One-man religions forearmed with loudspeakers proliferate in Ghanas fast-growing capital. But as the city gets noisier, tenants are fighting back
” If you flout the statutes of God, the serpent will pierce you. Satan will deplete you ,” outcries Apostle Michael Sarfo at a major road intersection in Ghana’s capital, Accra. He preaches for five hours every weekday morning, with a load of talkers enlarging his evangelism. Passersby stop to receive devotions and boons, some pitching their money presents from moving cars.
In Accra, you are never far away from religious speeches. Harmonizing to one gues, there are approximately 10 churches per sq km, and open-air preaching, whether on public transport, in bus terminals or at superhighway intersections, is commonplace.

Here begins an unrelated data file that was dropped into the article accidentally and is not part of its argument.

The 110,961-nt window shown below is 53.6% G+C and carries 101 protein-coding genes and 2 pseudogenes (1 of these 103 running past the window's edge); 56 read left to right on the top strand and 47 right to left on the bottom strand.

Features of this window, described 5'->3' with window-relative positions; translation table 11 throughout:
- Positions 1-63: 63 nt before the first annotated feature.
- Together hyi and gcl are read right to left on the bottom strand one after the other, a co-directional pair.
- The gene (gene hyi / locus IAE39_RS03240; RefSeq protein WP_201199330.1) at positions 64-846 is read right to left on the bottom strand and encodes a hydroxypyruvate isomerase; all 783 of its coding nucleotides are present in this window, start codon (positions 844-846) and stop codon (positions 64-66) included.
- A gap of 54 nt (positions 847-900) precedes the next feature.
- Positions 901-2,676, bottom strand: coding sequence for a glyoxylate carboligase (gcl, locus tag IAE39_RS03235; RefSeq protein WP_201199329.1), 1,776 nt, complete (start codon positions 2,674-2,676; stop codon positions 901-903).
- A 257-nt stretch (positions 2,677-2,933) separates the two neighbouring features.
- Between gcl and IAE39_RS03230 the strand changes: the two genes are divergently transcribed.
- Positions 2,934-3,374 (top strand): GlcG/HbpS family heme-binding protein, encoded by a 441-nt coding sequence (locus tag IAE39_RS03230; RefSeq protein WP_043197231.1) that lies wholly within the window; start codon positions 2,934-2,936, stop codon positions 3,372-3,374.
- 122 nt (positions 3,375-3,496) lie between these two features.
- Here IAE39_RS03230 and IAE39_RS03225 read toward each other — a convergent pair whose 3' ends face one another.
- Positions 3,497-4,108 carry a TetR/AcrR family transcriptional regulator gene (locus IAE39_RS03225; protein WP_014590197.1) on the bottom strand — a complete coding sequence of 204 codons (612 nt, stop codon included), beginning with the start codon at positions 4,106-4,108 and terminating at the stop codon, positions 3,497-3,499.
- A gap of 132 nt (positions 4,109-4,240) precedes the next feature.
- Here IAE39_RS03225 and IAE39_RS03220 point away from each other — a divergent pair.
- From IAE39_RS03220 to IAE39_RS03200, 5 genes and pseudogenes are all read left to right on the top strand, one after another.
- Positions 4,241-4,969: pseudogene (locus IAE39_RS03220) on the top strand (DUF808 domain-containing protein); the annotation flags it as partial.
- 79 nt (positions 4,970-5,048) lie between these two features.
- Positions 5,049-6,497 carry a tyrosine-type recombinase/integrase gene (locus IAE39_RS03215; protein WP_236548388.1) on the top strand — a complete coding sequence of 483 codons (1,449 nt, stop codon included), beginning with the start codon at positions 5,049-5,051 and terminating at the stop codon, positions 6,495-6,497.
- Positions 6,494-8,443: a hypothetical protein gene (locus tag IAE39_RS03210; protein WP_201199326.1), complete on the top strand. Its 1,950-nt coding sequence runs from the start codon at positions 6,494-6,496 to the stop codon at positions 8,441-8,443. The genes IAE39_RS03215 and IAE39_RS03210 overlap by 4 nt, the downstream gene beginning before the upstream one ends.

The population of Greater Accra was about 4 million in 2010, but the city’s rapid growth means that count is expected to reach nearly 10 million by 2037. And as local populations increases and the city get noisier, tenants are becoming more willing to fight back- developing in an increase in racket complaints.
Sarfo has been preaching at this intersection with his speaker system for the past four years. He says he used to be a lot louder but lowered his levels after people grumbled. He feels all the persons who complain about the interference are not true Christians.